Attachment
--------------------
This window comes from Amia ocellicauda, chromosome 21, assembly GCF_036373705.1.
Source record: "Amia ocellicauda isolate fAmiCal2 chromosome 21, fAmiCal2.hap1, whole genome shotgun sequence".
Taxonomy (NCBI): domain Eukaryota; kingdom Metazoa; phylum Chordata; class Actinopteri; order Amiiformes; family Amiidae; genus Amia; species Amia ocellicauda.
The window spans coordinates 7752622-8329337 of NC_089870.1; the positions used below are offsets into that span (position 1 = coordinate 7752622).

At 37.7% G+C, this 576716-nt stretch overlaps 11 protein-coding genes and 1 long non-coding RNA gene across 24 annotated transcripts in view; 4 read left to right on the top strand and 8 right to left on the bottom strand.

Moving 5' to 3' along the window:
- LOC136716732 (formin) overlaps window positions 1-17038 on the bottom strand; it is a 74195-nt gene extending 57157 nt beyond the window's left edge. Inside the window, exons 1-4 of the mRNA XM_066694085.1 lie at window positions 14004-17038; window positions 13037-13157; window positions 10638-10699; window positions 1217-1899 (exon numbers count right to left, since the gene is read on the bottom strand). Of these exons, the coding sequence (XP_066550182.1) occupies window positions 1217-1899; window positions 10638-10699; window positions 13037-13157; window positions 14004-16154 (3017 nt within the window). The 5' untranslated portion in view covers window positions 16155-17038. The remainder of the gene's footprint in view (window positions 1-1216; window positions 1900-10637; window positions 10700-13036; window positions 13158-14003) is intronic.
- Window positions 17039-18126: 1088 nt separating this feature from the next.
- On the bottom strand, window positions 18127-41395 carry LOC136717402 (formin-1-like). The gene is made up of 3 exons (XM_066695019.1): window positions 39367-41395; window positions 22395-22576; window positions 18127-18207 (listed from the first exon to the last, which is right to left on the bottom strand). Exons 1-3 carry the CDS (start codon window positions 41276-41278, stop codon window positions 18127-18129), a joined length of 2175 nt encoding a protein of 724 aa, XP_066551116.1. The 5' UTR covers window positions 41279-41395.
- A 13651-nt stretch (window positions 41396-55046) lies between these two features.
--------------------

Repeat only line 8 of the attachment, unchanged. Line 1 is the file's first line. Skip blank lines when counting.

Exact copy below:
- Window positions 17039-18126: 1088 nt separating this feature from the next.